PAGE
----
Taking on this advice enabled me to really push my game forward and it can easily be seen how much the game has changed through the different versions that I created. (Figure 3, Figure 4, Figure 5, Figure 6) The difference between the game that I pitched to create and the game that I finished up with are almost like two different games.

Not only would knowing this have assisted me in my degree but also set me up for further knowledge of the industry. When it comes to working with people in the industry there is no doubt that there will be feedback that I don’t always agree with for different reasons and being able to know to take this on board and give it a try will enable be to push myself further in my career path. It could turn out that some feedback that someone gave me, that I’m not too sure on, could help the project prosper, and it was because I had that knowledge and that ability to take advice and constructive criticism on board.

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Figure 3:One of the first levels from the A-Mazing Enigmas Prototype

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Figure 4:The first main puzzle level from the A-Mazing Enigmas Prototype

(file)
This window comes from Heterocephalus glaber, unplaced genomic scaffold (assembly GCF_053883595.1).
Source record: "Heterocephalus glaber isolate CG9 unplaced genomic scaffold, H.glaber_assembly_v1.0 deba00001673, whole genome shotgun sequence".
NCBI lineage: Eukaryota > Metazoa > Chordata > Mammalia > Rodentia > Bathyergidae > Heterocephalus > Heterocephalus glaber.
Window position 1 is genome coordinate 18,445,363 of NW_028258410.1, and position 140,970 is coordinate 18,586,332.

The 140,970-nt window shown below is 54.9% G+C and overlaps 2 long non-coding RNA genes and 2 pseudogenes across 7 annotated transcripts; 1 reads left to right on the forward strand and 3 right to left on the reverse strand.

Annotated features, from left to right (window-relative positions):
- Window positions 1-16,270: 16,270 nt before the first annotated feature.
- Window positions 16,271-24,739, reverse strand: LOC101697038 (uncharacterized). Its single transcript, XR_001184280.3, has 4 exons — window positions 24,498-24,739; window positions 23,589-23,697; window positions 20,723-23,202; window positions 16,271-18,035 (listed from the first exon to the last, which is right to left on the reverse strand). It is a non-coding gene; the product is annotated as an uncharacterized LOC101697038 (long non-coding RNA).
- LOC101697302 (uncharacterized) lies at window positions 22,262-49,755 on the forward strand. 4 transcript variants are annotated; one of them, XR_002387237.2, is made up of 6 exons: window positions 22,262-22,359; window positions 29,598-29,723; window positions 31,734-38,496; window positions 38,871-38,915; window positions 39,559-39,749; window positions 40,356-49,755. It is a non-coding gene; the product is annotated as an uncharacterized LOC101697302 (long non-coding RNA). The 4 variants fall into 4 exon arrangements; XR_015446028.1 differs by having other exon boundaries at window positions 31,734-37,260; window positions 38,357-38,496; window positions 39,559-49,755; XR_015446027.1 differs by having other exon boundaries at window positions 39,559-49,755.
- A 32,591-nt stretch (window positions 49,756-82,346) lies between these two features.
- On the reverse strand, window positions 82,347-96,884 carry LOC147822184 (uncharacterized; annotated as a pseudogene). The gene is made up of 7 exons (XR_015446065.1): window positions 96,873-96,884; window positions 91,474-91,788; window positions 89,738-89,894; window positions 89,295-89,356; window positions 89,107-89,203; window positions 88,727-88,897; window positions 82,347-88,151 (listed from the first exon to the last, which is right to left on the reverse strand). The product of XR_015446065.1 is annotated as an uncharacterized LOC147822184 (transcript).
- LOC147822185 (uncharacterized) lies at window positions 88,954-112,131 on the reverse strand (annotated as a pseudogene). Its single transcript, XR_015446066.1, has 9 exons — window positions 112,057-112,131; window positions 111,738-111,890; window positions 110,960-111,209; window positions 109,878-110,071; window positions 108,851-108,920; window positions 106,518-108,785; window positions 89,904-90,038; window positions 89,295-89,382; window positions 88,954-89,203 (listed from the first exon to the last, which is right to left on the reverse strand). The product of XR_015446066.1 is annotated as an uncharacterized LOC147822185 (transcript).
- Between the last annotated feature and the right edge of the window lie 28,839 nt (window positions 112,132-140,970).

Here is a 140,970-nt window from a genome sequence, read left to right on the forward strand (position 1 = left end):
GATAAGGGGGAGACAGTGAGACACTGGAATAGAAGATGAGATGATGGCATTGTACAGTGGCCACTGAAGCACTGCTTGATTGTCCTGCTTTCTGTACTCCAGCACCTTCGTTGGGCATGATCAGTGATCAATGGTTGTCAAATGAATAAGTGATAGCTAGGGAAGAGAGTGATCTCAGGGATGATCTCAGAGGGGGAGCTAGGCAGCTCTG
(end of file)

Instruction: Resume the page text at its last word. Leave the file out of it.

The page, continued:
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Figure 5:The start screen for the latest A-Mazing Enigmas build

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Figure 6:One of the new puzzles from the latest A-Mazing Enigma build

As well as wanting to give myself the advice about feedback, another element of game design I would tell myself is constraint. This is in relation to both myself as well as the games I’m creating and pitching.

Constraining myself when it comes to my own abilities and limits is something I could have done with considering from the start of my degree. As my skills have improved throughout the 3 years of the course, as have my goals for creating better and more successful games.

Upon starting the degree one of the first assignments was to pitch a game and I can look back now and know that at that point, I wouldn’t have been able to make that game. Even though it was a pitch, the idea for my skill set was a bit out of reach. As well as this, another assignment was making a first game in unreal, and I hadn’t had prior knowledge to this program. I got ahead of myself and confused myself with what I was doing during the creation of the game. If I had knowledge of constraint during these areas, I could have pitched a game that I knew I could actually create and also waited instead of trying to go too fast in creating my first game.